13th February 1916
Leave is over for Arthur and he writes to Dollie four or five times on the journey back to France – from the train, the boat and Boulogne – missing her dreadfully (but managing to have the odd meal!) Whilst away, Arthur’s Company has been transferred yet again and at Boulogne he discovers they are now in the same Army that Maggie Agius’s brother [Arthur Samut] is in, but apparently not in the same Corps.
Arthur to Dollie
In the train, just past Sevenoaks, 10.8am Sun.
… I don’t know what to say: my heart is sick & sore with the pain of our parting. I feel numbed and cannot think. God bless you, dear, & protect you & keep you happy. Know that I am with you always, especially at these moments when we feel so intensely the need of each others presence to comfort us & to keep our hearts high… I hope you got home all right, little one. I am longing for your news…
On board,1pm Sun.
… We hav’n’t started yet. I’m wild. The train needn’t have left till noon for we don’t go until half-past two, and I should have had nearly three more solid hours in your darling company. We had a good train journey down, though the train rocked an awful lot, dear. I had breakfast about quarter past ten – not bad – two poached eggs & bacon, toast, marmalade & coffee. When we got here we all came on board. They told us that the boat was to leave at 2.30. We could go ashore but must be on board again by half-past one. Nearly everyone went off for lunch but I didn’t feel inclined for it so soon after brekker.
It struck me, dear, that they might have lunch on board. So I’ve just been down & had some – cold beef & cheese chiefly. It’s a glorious afternoon. I do wish I was back with you once more. I’d have rung you from here, little lover, only I didn’t know where I could find you – or whether you would be in church.
I just simply don’t know what to say. I feel I’ve a million things to tell you, but it’s awfully hard. Paper is so cold. You know, thank God, how I feel & all that I long to say – God bless you, my sweet heart…
Grand Hotel du Louvre, Boulogne-Sur-Mer, 6pm
At last, after a lot of va – et – vient, I think I’m more or less fixed up. We had a pretty good crossing, though there was rather a swell. We came by rather a circuitous route so that we didn’t get in until about a quarter to five. When I got off the ship, I tried the AMLO – he couldn’t give me much help – suggested the RTO. So I went there & from there on to the Base Commandant. According to him we are now in the [?] Division as we thought and are in the same Army that Maggie’s brother is, but not, I think, in the same Corps. The Base Commandant gave me a Movement Order. That had to be taken back to the RTO. My train leaves some time before 9 to-night. I report at the station at 8. Well, dear, after all that, I came here& left my things in the cloakroom, then went over the river into the town. I tried the popular teashop but it was crammed. So next I went into the Church in the Market Square.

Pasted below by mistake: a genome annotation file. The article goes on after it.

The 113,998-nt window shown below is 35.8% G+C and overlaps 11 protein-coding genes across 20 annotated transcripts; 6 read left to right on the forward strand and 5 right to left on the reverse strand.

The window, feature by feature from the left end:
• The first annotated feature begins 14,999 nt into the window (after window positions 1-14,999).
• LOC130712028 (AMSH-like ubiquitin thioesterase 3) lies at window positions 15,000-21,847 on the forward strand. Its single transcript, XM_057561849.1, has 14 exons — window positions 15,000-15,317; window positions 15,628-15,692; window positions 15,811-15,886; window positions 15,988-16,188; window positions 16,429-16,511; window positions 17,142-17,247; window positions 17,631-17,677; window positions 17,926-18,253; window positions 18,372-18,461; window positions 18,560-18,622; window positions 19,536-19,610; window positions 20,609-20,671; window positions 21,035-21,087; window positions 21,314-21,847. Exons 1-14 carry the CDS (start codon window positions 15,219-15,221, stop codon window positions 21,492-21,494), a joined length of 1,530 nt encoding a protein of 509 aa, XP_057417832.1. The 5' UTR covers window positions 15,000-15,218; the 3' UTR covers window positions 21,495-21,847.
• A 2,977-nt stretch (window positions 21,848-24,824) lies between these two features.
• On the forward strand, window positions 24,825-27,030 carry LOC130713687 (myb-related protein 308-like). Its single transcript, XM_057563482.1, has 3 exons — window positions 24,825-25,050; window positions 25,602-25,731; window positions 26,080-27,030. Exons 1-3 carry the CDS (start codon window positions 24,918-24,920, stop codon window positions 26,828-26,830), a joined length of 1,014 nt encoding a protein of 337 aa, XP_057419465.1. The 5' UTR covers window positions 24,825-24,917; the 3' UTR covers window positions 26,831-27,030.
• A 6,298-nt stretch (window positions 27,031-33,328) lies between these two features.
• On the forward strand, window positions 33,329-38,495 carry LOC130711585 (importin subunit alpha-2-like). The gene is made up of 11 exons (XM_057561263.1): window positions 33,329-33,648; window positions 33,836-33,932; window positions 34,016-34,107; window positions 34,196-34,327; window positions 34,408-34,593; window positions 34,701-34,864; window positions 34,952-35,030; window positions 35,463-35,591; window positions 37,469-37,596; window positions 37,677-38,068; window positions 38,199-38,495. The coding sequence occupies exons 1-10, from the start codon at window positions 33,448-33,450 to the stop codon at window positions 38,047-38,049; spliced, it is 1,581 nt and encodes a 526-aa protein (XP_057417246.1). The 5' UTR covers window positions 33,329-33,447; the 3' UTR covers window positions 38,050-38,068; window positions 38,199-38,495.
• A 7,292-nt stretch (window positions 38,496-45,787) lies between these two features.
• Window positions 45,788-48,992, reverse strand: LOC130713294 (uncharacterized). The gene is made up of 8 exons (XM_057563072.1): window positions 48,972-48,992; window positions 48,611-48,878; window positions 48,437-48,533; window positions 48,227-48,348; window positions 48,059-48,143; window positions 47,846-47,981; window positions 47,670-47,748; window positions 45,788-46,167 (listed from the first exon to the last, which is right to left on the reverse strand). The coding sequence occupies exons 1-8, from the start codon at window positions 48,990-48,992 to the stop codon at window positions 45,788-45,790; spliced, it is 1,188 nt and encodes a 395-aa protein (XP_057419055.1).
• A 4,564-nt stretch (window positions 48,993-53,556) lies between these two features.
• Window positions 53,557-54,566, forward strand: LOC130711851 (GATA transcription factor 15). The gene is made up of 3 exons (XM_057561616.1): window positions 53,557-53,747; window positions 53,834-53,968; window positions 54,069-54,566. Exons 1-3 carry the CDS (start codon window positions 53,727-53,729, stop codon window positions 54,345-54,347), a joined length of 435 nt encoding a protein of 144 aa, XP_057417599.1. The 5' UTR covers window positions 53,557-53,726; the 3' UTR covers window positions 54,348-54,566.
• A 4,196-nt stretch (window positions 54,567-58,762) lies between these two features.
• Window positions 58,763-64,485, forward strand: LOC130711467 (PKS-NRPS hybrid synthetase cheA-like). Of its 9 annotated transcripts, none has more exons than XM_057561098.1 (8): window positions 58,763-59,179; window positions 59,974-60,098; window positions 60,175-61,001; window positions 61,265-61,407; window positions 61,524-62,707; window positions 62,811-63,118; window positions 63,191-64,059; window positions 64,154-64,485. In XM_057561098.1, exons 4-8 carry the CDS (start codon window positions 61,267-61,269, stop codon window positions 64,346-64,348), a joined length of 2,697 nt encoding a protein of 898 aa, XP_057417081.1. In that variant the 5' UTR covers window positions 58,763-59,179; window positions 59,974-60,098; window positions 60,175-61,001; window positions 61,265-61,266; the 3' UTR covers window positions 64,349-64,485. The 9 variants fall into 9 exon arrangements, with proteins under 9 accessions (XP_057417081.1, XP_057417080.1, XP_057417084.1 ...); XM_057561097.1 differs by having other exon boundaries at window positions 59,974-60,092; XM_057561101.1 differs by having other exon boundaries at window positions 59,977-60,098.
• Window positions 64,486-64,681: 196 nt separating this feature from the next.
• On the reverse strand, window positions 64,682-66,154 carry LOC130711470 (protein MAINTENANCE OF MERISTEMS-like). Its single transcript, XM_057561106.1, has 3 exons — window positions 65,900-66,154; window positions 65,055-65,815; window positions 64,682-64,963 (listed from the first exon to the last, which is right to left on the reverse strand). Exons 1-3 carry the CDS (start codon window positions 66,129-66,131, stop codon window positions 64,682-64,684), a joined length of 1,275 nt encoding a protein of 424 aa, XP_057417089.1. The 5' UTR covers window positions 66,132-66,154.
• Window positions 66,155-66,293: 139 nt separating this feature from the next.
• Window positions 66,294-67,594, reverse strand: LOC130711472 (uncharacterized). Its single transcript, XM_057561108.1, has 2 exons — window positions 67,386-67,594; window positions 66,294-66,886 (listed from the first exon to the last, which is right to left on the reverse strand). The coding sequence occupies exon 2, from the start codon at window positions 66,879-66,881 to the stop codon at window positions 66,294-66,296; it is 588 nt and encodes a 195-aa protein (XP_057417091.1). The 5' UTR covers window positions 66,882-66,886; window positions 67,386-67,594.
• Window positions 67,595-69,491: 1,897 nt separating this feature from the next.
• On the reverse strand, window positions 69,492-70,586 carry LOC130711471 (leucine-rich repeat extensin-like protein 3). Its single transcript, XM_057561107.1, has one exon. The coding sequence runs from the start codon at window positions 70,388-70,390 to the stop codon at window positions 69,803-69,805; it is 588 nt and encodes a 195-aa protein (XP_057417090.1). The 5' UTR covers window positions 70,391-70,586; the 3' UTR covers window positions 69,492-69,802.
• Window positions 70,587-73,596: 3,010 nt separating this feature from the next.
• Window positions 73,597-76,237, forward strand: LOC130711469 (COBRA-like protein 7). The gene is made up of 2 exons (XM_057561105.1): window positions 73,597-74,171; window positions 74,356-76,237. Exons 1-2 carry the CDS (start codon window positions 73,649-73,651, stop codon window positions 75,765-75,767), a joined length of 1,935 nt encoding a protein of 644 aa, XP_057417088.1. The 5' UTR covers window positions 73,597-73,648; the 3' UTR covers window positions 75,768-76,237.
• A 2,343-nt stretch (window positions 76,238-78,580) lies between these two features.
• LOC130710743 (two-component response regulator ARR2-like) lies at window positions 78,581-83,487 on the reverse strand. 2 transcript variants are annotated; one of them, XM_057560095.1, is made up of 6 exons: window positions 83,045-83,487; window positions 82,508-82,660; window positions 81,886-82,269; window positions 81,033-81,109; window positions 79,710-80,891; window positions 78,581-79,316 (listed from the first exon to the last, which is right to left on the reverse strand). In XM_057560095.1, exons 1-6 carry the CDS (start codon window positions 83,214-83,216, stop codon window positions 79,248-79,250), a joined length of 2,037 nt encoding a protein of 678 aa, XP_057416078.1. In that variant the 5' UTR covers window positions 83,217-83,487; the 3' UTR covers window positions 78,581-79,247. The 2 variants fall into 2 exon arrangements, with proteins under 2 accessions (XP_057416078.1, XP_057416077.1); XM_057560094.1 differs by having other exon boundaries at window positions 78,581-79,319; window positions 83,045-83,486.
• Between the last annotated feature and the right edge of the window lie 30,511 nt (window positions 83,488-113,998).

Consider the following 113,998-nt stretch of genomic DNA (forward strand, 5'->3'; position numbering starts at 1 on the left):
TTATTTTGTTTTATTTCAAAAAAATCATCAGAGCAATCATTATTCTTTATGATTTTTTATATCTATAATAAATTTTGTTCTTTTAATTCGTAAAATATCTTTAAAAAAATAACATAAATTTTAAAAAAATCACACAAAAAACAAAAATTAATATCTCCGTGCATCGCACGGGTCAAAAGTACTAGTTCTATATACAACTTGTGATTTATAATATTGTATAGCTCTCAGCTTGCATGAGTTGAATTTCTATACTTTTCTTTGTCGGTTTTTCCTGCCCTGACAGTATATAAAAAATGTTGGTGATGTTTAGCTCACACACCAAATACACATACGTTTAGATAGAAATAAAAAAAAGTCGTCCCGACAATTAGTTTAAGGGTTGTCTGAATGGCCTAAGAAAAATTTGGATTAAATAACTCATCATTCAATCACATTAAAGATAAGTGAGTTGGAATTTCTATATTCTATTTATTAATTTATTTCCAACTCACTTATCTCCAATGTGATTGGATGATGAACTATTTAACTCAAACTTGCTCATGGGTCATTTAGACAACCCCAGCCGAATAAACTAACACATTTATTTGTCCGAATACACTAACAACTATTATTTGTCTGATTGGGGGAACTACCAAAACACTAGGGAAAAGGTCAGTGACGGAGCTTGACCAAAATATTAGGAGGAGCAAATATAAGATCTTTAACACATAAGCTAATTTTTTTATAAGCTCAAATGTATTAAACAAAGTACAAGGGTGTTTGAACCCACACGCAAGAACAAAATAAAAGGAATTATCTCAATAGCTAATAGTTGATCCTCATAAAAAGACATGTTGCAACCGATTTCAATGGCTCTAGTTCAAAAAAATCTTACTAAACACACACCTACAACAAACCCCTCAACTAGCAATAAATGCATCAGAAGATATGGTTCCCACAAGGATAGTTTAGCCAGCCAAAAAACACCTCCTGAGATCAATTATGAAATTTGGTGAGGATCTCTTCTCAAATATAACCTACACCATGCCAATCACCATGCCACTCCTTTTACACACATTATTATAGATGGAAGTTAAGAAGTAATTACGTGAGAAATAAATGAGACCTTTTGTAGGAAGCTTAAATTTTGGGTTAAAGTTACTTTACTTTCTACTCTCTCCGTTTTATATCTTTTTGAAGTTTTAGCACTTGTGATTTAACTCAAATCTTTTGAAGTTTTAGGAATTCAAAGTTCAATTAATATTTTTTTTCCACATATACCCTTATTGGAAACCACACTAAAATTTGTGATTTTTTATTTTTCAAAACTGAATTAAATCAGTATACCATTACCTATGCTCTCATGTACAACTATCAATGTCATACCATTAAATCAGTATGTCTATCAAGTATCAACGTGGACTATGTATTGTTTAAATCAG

I’m feeling fearfully homesick … God bless you, darling of my heart. May He comfort you & make you happy. For your happiness is the aim of my life…
Grand Hotel du Louvre, Boulogne-Sur-Mer, 7.30pm
… I wonder what you’re doing now – just about to have dinner? I don’t suppose you’ve changed out of your blue, have you, dear. I can picture you so well & long to be with you …Your dear miniature is growing more like you. It is a comfort & help. Thank you a thousand times for it, dear. I prize it awfully.
I’ve just had dinner, not very good, but still, nothing is without you, dear. In a few minutes time I shall collect my belongings & wander over to the station. So I’ll jut say au revoir once more, dear, till I start again. God bless you…